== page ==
Sports, like the rest of the world, is in a period like we’ve never seen before because of the COVID-19 Pandemic. The NHL is facing question after question about how they are going to return to the days that saw record revenues for the league and record salaries for the players.

Luckily, the NHL and the Players Association have reached an agreement on a new CBA that will ensure financial stability for the next six years. Krug is set to become an unrestricted free agent once the Stanley Cup is awarded, and for him and others on expiring contracts, everyone is wondering what kind of deal he could get from the Bruins or the open market because of the flat cap negotiated by the league and the players.

There is a growing theme on social media, and that is: TK47 has taken team friendly deals in the past and now is the time to get paid.

Well, that is not entirely true, although it would appear that way.

TK47 signed his first NHL contract on March 25, 2012 for the maximum allowable under the CBA. Furthermore, he had the ability to attain over $2.3 million in performance bonuses over the three-year life of the contract. While it’s almost common practice nowadays with NCAA free agents, TK47 was one of the first to be allowed to “burn a year” off his deal.  That is the price the Bruins had to pay to get TK47 to put pen to paper, but it’s certainly not team friendly.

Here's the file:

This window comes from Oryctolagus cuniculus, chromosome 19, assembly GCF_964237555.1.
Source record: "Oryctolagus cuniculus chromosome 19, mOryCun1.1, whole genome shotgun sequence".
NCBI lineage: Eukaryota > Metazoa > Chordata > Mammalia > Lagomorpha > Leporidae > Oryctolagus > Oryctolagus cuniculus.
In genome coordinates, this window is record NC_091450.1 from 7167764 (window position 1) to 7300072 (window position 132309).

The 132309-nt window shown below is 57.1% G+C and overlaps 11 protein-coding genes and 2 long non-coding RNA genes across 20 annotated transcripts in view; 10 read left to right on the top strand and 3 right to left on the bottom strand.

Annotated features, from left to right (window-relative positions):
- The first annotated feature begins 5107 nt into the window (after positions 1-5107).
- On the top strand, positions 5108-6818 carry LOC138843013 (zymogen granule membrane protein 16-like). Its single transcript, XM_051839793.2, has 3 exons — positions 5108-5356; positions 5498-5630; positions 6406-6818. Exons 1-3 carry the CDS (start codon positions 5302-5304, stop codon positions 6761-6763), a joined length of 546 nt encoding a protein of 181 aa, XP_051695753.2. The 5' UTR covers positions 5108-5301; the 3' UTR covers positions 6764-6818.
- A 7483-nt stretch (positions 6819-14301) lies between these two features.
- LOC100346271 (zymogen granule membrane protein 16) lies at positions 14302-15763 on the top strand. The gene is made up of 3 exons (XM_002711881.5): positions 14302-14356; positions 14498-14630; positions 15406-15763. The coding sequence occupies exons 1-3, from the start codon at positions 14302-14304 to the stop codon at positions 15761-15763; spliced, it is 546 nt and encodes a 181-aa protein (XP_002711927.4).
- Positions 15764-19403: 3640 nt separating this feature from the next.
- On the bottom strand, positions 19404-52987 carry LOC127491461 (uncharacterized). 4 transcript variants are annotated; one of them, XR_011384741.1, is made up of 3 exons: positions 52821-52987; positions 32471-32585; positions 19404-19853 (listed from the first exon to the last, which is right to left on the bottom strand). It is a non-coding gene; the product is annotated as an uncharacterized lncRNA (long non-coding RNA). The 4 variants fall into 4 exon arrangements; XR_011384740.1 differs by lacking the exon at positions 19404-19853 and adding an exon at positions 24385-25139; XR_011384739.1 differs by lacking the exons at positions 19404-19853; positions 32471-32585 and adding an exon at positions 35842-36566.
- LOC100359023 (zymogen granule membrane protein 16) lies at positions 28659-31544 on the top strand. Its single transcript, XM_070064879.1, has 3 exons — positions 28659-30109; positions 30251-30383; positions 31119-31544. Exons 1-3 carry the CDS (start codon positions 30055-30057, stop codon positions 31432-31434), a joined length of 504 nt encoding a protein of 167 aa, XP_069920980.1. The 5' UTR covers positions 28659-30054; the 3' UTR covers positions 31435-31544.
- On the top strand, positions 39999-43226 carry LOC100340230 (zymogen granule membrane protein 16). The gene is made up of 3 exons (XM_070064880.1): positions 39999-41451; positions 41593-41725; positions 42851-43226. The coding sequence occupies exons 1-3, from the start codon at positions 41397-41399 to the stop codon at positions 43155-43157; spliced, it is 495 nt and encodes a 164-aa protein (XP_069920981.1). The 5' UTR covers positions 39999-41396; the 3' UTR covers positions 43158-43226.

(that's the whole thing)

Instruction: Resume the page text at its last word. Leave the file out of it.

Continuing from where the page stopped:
TK47 signed his second deal on October 5, 2014. At the time, the Bruins were having cap issues and Krug signed a one-year deal for $900,000 in base salary with a half-million dollar signing bonus for a cap hit of $1.4 million. But was it a team friendly deal or market value?

At that point TK47 had played in 82 games and recording 42 points. He was paid more then other defencemen that signed deals that summer such as: David Savard ($1.3 million, 105 GP, 25 pts), Sami Vatanen ($1.262 million, 56 GP, 23 pts), Mattias Ekholm ($1.037 million, 65 GP, 9 pts). The major difference between TK47 and these three is that Krug’s deal was for one year while theirs was for two, allowing Krug to reach a bigger payday one year prior to them.

The 2014 offseason saw Krug sign the fifth highest deal among defencemen in his age group of the over 25 defenders to sign deals.

Krug’s current deal was signed on June 30, 2016 and was a 4-year deal with an AAV of $5.25 million. Does that seem undervalued today? Sure. Was it when he signed and was it team friendly? You be the judge. As of today, Krug has appeared in 241 NHL games with 125 points.